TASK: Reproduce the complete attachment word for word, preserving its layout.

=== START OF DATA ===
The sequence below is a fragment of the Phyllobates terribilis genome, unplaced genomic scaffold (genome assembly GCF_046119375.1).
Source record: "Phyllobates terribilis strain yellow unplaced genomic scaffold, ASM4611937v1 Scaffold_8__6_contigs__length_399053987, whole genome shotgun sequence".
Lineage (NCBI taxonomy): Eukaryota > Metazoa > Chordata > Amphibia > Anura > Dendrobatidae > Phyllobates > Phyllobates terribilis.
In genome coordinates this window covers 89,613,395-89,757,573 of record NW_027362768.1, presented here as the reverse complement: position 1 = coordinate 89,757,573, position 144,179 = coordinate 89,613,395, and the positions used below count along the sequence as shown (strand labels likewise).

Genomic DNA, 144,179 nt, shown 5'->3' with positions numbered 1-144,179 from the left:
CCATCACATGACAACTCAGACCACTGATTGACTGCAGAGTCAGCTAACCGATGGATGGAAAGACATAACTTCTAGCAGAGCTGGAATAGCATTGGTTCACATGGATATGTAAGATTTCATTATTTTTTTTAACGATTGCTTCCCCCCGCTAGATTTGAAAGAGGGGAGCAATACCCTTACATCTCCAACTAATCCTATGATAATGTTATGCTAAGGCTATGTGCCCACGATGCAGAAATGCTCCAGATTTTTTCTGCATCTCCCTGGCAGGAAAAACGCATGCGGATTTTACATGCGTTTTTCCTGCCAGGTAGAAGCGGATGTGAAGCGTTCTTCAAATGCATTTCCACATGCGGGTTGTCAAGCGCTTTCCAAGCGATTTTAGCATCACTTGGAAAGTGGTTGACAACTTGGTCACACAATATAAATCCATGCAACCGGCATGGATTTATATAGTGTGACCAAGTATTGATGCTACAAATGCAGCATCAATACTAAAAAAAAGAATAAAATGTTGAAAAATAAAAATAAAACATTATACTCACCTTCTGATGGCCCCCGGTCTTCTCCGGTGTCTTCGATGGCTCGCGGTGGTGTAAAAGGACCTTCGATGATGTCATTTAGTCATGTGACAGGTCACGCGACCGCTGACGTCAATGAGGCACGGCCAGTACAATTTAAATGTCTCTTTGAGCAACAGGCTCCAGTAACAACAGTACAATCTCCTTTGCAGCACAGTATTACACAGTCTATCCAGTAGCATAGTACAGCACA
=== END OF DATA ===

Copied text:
The sequence below is a fragment of the Phyllobates terribilis genome, unplaced genomic scaffold (genome assembly GCF_046119375.1).
Source record: "Phyllobates terribilis strain yellow unplaced genomic scaffold, ASM4611937v1 Scaffold_8__6_contigs__length_399053987, whole genome shotgun sequence".
Lineage (NCBI taxonomy): Eukaryota > Metazoa > Chordata > Amphibia > Anura > Dendrobatidae > Phyllobates > Phyllobates terribilis.
In genome coordinates this window covers 89,613,395-89,757,573 of record NW_027362768.1, presented here as the reverse complement: position 1 = coordinate 89,757,573, position 144,179 = coordinate 89,613,395, and the positions used below count along the sequence as shown (strand labels likewise).

Genomic DNA, 144,179 nt, shown 5'->3' with positions numbered 1-144,179 from the left:
CCATCACATGACAACTCAGACCACTGATTGACTGCAGAGTCAGCTAACCGATGGATGGAAAGACATAACTTCTAGCAGAGCTGGAATAGCATTGGTTCACATGGATATGTAAGATTTCATTATTTTTTTTAACGATTGCTTCCCCCCGCTAGATTTGAAAGAGGGGAGCAATACCCTTACATCTCCAACTAATCCTATGATAATGTTATGCTAAGGCTATGTGCCCACGATGCAGAAATGCTCCAGATTTTTTCTGCATCTCCCTGGCAGGAAAAACGCATGCGGATTTTACATGCGTTTTTCCTGCCAGGTAGAAGCGGATGTGAAGCGTTCTTCAAATGCATTTCCACATGCGGGTTGTCAAGCGCTTTCCAAGCGATTTTAGCATCACTTGGAAAGTGGTTGACAACTTGGTCACACAATATAAATCCATGCAACCGGCATGGATTTATATAGTGTGACCAAGTATTGATGCTACAAATGCAGCATCAATACTAAAAAAAAGAATAAAATGTTGAAAAATAAAAATAAAACATTATACTCACCTTCTGATGGCCCCCGGTCTTCTCCGGTGTCTTCGATGGCTCGCGGTGGTGTAAAAGGACCTTCGATGATGTCATTTAGTCATGTGACAGGTCACGCGACCGCTGACGTCAATGAGGCACGGCCAGTACAATTTAAATGTCTCTTTGAGCAACAGGCTCCAGTAACAACAGTACAATCTCCTTTGCAGCACAGTATTACACAGTCTATCCAGTAGCATAGTACAGCACA